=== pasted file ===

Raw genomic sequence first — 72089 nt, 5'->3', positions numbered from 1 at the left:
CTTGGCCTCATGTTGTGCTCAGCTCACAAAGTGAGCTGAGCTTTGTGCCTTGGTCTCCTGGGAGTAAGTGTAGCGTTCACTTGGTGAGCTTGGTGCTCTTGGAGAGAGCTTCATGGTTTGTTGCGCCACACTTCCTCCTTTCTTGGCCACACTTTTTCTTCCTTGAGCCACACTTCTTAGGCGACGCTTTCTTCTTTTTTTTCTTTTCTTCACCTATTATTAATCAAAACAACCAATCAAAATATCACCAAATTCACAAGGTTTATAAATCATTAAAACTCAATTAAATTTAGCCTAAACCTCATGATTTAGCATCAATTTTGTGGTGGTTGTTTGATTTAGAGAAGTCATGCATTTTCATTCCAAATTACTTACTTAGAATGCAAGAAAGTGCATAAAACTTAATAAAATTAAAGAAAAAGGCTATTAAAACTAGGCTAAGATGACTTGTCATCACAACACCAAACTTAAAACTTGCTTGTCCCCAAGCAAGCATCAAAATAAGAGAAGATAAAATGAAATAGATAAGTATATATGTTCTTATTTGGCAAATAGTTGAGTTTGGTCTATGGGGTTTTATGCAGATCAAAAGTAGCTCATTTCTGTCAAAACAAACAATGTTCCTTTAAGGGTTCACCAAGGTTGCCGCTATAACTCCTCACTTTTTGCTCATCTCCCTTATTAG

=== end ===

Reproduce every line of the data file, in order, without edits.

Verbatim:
Raw genomic sequence first — 72089 nt, 5'->3', positions numbered from 1 at the left:
CTTGGCCTCATGTTGTGCTCAGCTCACAAAGTGAGCTGAGCTTTGTGCCTTGGTCTCCTGGGAGTAAGTGTAGCGTTCACTTGGTGAGCTTGGTGCTCTTGGAGAGAGCTTCATGGTTTGTTGCGCCACACTTCCTCCTTTCTTGGCCACACTTTTTCTTCCTTGAGCCACACTTCTTAGGCGACGCTTTCTTCTTTTTTTTCTTTTCTTCACCTATTATTAATCAAAACAACCAATCAAAATATCACCAAATTCACAAGGTTTATAAATCATTAAAACTCAATTAAATTTAGCCTAAACCTCATGATTTAGCATCAATTTTGTGGTGGTTGTTTGATTTAGAGAAGTCATGCATTTTCATTCCAAATTACTTACTTAGAATGCAAGAAAGTGCATAAAACTTAATAAAATTAAAGAAAAAGGCTATTAAAACTAGGCTAAGATGACTTGTCATCACAACACCAAACTTAAAACTTGCTTGTCCCCAAGCAAGCATCAAAATAAGAGAAGATAAAATGAAATAGATAAGTATATATGTTCTTATTTGGCAAATAGTTGAGTTTGGTCTATGGGGTTTTATGCAGATCAAAAGTAGCTCATTTCTGTCAAAACAAACAATGTTCCTTTAAGGGTTCACCAAGGTTGCCGCTATAACTCCTCACTTTTTGCTCATCTCCCTTATTAG